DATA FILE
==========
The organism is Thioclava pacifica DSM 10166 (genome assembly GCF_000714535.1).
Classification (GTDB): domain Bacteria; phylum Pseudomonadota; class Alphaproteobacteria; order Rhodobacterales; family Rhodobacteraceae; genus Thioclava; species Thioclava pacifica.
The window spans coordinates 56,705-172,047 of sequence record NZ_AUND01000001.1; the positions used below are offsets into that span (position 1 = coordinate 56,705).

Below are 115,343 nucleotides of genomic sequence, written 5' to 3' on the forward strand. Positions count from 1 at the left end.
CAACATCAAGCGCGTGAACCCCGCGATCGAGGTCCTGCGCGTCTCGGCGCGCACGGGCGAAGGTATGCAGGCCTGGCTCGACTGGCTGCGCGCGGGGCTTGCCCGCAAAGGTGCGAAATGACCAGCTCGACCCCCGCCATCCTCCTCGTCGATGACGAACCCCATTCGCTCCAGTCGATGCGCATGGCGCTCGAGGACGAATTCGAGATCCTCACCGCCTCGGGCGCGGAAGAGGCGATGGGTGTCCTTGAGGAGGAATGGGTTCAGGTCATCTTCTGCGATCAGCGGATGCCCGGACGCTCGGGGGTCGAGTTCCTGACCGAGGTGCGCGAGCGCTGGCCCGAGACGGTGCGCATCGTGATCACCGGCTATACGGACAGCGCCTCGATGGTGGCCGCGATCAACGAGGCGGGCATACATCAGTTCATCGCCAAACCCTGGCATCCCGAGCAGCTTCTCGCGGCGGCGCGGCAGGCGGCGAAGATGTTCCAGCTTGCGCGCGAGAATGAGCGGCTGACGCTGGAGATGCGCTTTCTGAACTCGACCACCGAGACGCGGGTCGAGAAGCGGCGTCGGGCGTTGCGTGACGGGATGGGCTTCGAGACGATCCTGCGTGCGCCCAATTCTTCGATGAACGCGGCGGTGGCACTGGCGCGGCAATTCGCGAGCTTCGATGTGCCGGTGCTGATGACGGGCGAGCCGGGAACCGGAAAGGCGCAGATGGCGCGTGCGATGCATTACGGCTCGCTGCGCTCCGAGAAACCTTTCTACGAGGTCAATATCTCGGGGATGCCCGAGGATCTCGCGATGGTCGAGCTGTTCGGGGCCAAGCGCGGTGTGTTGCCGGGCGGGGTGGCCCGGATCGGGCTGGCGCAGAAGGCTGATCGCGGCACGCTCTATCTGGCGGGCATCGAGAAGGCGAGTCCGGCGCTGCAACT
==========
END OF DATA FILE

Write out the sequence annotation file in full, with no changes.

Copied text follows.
The organism is Thioclava pacifica DSM 10166 (genome assembly GCF_000714535.1).
Classification (GTDB): domain Bacteria; phylum Pseudomonadota; class Alphaproteobacteria; order Rhodobacterales; family Rhodobacteraceae; genus Thioclava; species Thioclava pacifica.
The window spans coordinates 56,705-172,047 of sequence record NZ_AUND01000001.1; the positions used below are offsets into that span (position 1 = coordinate 56,705).

Below are 115,343 nucleotides of genomic sequence, written 5' to 3' on the forward strand. Positions count from 1 at the left end.
CAACATCAAGCGCGTGAACCCCGCGATCGAGGTCCTGCGCGTCTCGGCGCGCACGGGCGAAGGTATGCAGGCCTGGCTCGACTGGCTGCGCGCGGGGCTTGCCCGCAAAGGTGCGAAATGACCAGCTCGACCCCCGCCATCCTCCTCGTCGATGACGAACCCCATTCGCTCCAGTCGATGCGCATGGCGCTCGAGGACGAATTCGAGATCCTCACCGCCTCGGGCGCGGAAGAGGCGATGGGTGTCCTTGAGGAGGAATGGGTTCAGGTCATCTTCTGCGATCAGCGGATGCCCGGACGCTCGGGGGTCGAGTTCCTGACCGAGGTGCGCGAGCGCTGGCCCGAGACGGTGCGCATCGTGATCACCGGCTATACGGACAGCGCCTCGATGGTGGCCGCGATCAACGAGGCGGGCATACATCAGTTCATCGCCAAACCCTGGCATCCCGAGCAGCTTCTCGCGGCGGCGCGGCAGGCGGCGAAGATGTTCCAGCTTGCGCGCGAGAATGAGCGGCTGACGCTGGAGATGCGCTTTCTGAACTCGACCACCGAGACGCGGGTCGAGAAGCGGCGTCGGGCGTTGCGTGACGGGATGGGCTTCGAGACGATCCTGCGTGCGCCCAATTCTTCGATGAACGCGGCGGTGGCACTGGCGCGGCAATTCGCGAGCTTCGATGTGCCGGTGCTGATGACGGGCGAGCCGGGAACCGGAAAGGCGCAGATGGCGCGTGCGATGCATTACGGCTCGCTGCGCTCCGAGAAACCTTTCTACGAGGTCAATATCTCGGGGATGCCCGAGGATCTCGCGATGGTCGAGCTGTTCGGGGCCAAGCGCGGTGTGTTGCCGGGCGGGGTGGCCCGGATCGGGCTGGCGCAGAAGGCTGATCGCGGCACGCTCTATCTGGCGGGCATCGAGAAGGCGAGTCCGGCGCTGCAACT